The old coach was ultimately let go when he went five matches with only one win. Extenuating circumstances (one was against Real Madrid, another was a loss to Atlético in which Barcelona played well, one was Real Sociedad at Anoeta, and one was a derby against Espanyol) be damned.
This is, ultimately, how we we got to Quique Setién.
The truth is Barcelona’s form since his appointment has been shaky. His pattern of two wins followed by one loss is simply not good enough for Barcelona, although his circumstances are very much unfavorable and beyond his control.
With injuries to Luis Suárez and Ousmane Dembélé, plus the sales of first-team players and starting B teamers, Setién might have one of the weakest Barcelona squads in years.
He’s trying to make the team adapt to a new philosophy without having a pre-season, or even the January break to talk it over.
In effect, this is his pre-season. In particular, the team has the ability to a pseudo “training camp” in the coming two weeks before a trip to Naples to face Napoli in the Champions League. Barça host Getafe and Eibar in the meantime, but there are no midweek games and no away trips to contend with.
His team has shown signs of improvement but that will probably not count for much if he oversees a poor result in Europe in two weeks’ time. Realistically speaking, he probably won’t survive the season if Barcelona continue to only get, essentially, 2 points per match. His only wins so far have been against midtable sides, and one against lower-league opposition. Even their wins have usually been labored,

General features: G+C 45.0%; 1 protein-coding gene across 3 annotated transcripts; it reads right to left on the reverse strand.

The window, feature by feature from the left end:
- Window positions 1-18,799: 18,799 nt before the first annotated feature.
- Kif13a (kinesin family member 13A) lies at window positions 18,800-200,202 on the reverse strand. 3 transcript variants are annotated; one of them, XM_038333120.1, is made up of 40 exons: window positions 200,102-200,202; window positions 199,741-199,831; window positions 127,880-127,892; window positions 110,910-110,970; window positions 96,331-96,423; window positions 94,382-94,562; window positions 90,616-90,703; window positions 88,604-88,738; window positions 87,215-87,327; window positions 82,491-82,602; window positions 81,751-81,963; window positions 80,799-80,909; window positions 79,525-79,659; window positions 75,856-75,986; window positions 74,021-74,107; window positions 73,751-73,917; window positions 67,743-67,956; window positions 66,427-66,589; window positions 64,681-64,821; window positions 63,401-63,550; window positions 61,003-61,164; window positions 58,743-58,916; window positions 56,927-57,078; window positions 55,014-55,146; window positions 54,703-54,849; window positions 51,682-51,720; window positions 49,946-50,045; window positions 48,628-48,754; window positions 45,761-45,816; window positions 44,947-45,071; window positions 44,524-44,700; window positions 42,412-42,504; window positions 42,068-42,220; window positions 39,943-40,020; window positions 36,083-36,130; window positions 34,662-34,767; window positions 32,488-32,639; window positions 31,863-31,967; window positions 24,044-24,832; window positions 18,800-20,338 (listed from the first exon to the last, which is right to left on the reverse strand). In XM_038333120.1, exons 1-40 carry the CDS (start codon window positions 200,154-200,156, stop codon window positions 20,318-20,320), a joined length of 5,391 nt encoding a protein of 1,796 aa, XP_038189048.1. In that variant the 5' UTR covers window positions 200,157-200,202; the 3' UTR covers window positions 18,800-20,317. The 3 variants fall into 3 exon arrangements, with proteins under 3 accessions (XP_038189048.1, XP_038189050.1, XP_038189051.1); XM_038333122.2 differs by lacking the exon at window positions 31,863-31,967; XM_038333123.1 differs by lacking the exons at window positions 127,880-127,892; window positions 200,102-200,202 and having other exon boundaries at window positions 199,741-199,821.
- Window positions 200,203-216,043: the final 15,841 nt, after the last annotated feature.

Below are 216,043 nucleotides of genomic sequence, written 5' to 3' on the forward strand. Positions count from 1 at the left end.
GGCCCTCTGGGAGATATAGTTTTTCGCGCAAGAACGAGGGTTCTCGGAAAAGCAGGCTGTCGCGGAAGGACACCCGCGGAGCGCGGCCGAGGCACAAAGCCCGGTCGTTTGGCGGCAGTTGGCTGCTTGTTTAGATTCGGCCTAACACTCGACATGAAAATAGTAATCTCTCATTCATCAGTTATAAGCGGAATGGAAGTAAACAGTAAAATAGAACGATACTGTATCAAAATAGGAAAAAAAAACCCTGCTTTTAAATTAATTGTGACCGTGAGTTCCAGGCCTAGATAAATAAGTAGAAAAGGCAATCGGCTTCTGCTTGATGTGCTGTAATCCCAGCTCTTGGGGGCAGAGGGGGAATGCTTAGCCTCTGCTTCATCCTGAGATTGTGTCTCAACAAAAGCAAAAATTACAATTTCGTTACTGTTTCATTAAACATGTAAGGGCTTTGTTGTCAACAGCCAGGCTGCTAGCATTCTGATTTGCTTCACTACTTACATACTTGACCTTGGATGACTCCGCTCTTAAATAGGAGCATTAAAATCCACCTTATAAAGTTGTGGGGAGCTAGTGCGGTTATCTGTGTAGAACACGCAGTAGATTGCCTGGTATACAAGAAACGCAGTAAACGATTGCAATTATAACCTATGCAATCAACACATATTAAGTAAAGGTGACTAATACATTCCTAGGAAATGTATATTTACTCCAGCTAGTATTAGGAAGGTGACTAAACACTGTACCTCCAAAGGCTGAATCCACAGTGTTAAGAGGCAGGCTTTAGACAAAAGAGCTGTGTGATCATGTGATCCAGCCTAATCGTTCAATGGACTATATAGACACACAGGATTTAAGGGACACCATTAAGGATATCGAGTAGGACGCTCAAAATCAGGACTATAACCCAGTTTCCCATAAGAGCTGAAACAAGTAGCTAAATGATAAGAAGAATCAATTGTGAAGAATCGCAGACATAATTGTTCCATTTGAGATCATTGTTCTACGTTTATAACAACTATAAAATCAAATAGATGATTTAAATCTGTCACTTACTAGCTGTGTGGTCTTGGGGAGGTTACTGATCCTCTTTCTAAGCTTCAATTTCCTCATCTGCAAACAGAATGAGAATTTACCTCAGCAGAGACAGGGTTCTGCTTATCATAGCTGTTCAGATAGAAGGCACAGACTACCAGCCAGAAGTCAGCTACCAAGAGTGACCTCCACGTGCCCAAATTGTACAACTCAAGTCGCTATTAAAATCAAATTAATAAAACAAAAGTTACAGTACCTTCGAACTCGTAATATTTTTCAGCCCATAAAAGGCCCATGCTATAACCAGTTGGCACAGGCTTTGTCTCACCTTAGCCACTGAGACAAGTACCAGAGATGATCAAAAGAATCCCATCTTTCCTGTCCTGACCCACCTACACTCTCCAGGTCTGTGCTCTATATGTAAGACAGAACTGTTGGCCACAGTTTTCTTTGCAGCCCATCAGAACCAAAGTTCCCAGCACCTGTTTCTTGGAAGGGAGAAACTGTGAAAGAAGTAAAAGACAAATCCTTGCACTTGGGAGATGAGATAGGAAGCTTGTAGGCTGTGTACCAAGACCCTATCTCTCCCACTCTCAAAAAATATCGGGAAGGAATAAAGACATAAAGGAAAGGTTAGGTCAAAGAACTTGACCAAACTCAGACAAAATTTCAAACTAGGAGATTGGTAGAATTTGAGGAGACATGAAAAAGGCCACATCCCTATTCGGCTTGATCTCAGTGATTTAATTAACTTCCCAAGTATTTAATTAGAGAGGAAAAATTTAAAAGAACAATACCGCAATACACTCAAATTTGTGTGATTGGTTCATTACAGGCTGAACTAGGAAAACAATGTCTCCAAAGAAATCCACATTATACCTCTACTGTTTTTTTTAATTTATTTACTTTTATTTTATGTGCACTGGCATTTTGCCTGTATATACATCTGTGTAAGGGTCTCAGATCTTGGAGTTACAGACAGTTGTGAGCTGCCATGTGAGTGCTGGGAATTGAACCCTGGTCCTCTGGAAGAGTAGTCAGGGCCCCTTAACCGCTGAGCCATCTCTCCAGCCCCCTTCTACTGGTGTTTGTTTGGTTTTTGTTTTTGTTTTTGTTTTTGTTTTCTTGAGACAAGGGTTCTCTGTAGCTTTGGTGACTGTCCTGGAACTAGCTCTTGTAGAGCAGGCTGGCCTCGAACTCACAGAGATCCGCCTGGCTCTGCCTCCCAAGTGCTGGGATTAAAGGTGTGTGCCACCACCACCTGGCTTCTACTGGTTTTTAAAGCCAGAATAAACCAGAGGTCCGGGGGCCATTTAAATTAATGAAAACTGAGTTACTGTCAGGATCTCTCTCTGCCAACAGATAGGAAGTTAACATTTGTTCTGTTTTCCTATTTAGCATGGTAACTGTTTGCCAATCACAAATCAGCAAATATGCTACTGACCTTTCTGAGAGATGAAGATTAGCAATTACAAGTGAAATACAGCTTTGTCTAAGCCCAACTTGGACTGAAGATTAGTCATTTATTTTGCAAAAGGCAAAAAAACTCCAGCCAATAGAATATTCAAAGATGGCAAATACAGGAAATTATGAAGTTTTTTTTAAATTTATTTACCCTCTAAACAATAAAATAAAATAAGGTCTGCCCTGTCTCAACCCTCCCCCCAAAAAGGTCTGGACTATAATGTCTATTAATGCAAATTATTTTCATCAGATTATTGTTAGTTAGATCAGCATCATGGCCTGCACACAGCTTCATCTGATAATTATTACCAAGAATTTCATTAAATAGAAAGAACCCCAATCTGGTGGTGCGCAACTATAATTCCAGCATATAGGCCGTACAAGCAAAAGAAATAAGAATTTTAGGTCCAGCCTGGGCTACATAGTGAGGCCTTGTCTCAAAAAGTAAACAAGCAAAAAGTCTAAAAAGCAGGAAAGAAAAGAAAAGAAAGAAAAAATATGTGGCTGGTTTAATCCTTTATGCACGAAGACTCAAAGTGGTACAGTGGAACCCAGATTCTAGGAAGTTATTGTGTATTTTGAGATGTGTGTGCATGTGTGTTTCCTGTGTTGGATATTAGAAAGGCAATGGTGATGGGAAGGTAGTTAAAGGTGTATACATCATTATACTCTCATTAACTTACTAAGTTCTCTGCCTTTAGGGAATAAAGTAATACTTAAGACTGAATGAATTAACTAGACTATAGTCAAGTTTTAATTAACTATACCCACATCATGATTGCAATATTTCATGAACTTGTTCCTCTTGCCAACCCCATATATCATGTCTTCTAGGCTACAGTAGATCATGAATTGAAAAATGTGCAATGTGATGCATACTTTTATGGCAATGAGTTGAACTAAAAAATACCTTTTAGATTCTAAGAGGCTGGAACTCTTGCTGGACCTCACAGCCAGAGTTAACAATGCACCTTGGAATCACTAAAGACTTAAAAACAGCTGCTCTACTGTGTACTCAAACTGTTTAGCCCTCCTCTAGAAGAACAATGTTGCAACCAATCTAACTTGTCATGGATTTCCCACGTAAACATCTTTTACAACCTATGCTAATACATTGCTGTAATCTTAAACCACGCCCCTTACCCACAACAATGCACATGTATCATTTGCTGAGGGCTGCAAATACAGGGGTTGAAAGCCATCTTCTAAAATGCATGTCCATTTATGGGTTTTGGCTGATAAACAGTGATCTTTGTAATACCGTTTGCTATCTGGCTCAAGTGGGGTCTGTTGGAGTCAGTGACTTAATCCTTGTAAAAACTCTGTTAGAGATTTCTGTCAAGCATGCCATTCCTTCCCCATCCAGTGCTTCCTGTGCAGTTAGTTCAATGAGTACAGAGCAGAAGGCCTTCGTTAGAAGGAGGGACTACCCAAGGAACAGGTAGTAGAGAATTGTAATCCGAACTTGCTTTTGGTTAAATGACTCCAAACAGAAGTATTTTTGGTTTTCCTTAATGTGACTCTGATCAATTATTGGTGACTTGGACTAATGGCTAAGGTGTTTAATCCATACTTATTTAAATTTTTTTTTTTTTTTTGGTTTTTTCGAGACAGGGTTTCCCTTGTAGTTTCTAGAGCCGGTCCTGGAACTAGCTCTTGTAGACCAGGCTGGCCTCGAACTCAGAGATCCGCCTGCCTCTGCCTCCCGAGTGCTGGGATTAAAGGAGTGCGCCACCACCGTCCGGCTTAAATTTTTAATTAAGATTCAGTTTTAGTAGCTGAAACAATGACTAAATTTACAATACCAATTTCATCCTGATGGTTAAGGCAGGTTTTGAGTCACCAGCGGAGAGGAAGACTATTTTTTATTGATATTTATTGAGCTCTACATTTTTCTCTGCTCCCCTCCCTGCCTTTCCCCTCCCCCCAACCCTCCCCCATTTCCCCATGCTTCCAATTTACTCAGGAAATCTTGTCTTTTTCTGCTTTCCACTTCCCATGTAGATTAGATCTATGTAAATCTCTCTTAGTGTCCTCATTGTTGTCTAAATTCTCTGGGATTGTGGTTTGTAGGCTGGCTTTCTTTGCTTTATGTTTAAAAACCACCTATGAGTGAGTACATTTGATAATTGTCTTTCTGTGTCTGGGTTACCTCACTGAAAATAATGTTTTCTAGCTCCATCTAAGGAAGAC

Of course, the latter match was different than the first. Against Valencia, Barcelona struggled mightily and could have lost by more. Against Athletic, it was probably somewhat of a fluke that they lost. That sort of progress can be called a moral victory for the time being, although it likely won’t be considered that anymore if the team is still in the same place come end of the season.
Setién has arrived at not just a disadvantageous position, but perhaps the most disadvantageous of any Barcelona coach in a long time. That affords him patience, but like all resources, it has its limit. Regardless, right now, the most logical thing is to give Setién time.
Last weekend’s match against Real Betis felt like it might have been a turning point. Barcelona were in losing positions twice before ultimately winning 3-2. Another loss would make Setién’s record look even worse, and in particular, the fact that the team would have lost all three away trips against top-level opposition would be hard to forget.
Instead, there was a feeling of elation and relief, and yes, hopefulness. Setién’s job is far from done; he has to continue drilling this team. Everyone knows improvements are needed, and perhaps he’ll be able to deliver. Perhaps not. Either way, you can only fully judge with time.